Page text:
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Pavel Burian

August 21, 2020 Europe

Belarus opposition leader Tikhanovskaya vows to 'stand till the end'

Belarus opposition leader Tikhanovskaya vows to 'stand till the end' - Czech Points

Belarusian authorities continue to put pressure on protesters to arrest strikers’ leaders. The EU is calling for an end to violence against demonstrators and repression of the opposition. Belarusian opposition candidate Tikhanovskaya called on her supporters to step up strikes in factories across the country to push for new elections.

Belarus opposition leader Svetlana Tikhanovskaya has vowed to “stand till the end” in protests over disputed elections and subsequent violence, in an interview with BBC.

Belarusian authorities continue to pressure protesters who consider Alexander Lukashenko’s victory in the recent presidential election to be falsified and demand his resignation. Yevgeny Bochvalov, who organized a factory worker strike at a Minsk car plant, was detained today, the AP agency reported. The European Union has called on Belarus to halt criminal proceedings against the coordination council set up by the opposition in the interests of a smooth transfer of power.

According to Reuters, two leading members of the coordination council were questioned today on suspicion that the council was trying to “seize power” from President Alexander Lukashenko. Dozens of supporters escorted Maksim Znak and Sjarhey Dylevski to the interrogation as close as police barricades allowed.

The character, who is a lawyer, then stated that it was a “productive interview” and that he saw no reason for his arrest. “We have given them an explanation, and we will continue to work,” he said.

Even the often harsh police interventions did not intimidate the protesters, and opposition to Lukashenko’s government spread in the form of strikes to large state factories, which had long been considered the main stronghold of Lukashenko’s support.

The European Union, which rejected Lukashenko’s re-election, called on the Belarusian leadership to engage in dialogue with the opposition. “We expect the Belarussian authorities to stop the prosecution and instead start a dialogue to find a peaceful solution to the current crisis,” said Nabila Massrali, the EU’s foreign and security policy spokeswoman.

European Council President Charles Michel added that the EU’s goal was to stop violence against Belarusian protesters and other citizens and ensure that the former Soviet republic did not slip into economic or military chaos.

Belarus is a close ally of Moscow, and the current crisis is a test for the Kremlin, which must decide whether to hold Lukashenko or try to plan to hand over power to another leader, Reuters reported. However, tensions in Belarus are also a problem for Western countries. Belarus borders Poland, Lithuania, and Latvia, which are NATO’s borders.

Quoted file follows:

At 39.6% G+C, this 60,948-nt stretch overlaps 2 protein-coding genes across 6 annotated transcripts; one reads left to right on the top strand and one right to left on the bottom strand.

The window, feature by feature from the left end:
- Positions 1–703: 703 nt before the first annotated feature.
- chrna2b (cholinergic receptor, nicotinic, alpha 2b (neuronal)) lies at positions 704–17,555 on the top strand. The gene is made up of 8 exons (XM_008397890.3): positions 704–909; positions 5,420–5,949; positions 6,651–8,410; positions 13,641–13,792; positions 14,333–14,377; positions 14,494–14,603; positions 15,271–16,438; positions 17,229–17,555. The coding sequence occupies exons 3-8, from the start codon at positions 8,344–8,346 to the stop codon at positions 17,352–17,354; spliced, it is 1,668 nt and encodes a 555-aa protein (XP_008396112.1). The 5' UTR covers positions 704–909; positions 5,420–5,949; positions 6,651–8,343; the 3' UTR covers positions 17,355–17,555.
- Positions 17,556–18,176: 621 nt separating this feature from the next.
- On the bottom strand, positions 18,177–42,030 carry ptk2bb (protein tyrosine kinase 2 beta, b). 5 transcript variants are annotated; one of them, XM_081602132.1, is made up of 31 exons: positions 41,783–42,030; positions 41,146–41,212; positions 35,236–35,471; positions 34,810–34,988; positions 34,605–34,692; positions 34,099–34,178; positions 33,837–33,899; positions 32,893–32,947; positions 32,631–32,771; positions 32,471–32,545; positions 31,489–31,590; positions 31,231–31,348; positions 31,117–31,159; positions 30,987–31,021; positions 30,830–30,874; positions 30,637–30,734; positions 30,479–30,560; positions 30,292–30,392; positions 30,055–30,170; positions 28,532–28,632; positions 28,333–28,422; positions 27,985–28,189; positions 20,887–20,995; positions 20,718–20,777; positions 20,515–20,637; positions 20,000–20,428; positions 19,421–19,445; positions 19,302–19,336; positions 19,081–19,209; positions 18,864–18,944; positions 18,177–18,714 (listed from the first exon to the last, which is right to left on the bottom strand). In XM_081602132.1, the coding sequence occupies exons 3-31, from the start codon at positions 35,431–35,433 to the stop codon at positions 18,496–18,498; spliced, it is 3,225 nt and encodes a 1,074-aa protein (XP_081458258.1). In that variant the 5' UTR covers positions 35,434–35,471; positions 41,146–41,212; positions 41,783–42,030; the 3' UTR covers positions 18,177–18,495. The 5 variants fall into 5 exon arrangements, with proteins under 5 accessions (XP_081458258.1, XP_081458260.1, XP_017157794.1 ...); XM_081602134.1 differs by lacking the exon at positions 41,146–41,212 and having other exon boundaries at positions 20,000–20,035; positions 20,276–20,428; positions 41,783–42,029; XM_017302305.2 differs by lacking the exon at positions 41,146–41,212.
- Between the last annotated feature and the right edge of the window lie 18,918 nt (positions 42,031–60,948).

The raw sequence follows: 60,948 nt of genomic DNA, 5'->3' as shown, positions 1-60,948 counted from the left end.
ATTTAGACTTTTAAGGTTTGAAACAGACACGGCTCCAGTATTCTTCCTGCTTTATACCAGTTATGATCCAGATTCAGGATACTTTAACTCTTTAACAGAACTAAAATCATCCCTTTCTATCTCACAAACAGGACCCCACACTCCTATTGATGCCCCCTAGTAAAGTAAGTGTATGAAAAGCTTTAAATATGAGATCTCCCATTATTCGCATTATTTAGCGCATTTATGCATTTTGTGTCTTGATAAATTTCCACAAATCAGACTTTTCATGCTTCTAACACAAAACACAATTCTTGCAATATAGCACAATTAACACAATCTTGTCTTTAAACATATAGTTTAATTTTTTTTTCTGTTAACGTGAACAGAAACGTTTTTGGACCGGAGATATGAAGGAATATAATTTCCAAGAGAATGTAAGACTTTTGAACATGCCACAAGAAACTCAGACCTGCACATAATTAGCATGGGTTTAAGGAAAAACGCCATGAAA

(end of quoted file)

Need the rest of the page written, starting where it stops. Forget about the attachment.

However, European officials are trying to prevent a repeat of the riots that engulfed Ukraine six years ago. During them, a popular uprising overthrew the pro-Russian leader, triggering Moscow’s military intervention and the beginning of the bloodiest current conflict in Europe.

“Belarus is not Ukraine. Local people are not seeking closer relations with the EU,” an EU official who did not want to be named told Reuters. He said the Union was trying to encourage the Belarussian authorities to negotiate with the opposition, while “not changing Belarus’ geopolitical balance between the EU and Russia.”

Tikhanovskaya calls for strikes in factories

Opposition candidate Svetlana Tikhanovskaya called on her supporters today in a new video to step up strikes in factories across the country to push for a new presidential election. Hours later, she held a press conference in Vilnius, stressing that the Belarusian people wanted a new vote that would be free and fair. She added that she hoped that the Belarusian leadership would listen to the call. “The Belarusian people will never accept the current leadership,” she told him that she intended to return to her homeland as soon as they felt safe enough.

A few days ago, Tikhanovskaya took refuge in Lithuania under pressure from the Belarusian authorities and out of concern for her safety.
Asked about the sanctions against the Belarusian regime being negotiated by the European Union, she said that all countries should respect Belarusian sovereignty. She added that Russia did not try to connect with her and her team. Russia has repeatedly warned the West not to interfere in the situation in Belarus.

Belarus is facing its biggest political crisis since the collapse of the Soviet Union. Tens of thousands of protesters called daily for the resignation of President Alexander Lukashenko, whose alleged re-election in the August 9 election was falsified and invalid. They consider Tikhanovskaya to be the real winner of the election, according to official results, she won 10.1 percent of the vote. And Lukashenko won 80.1 percent of the vote, according to the Central Election Commission.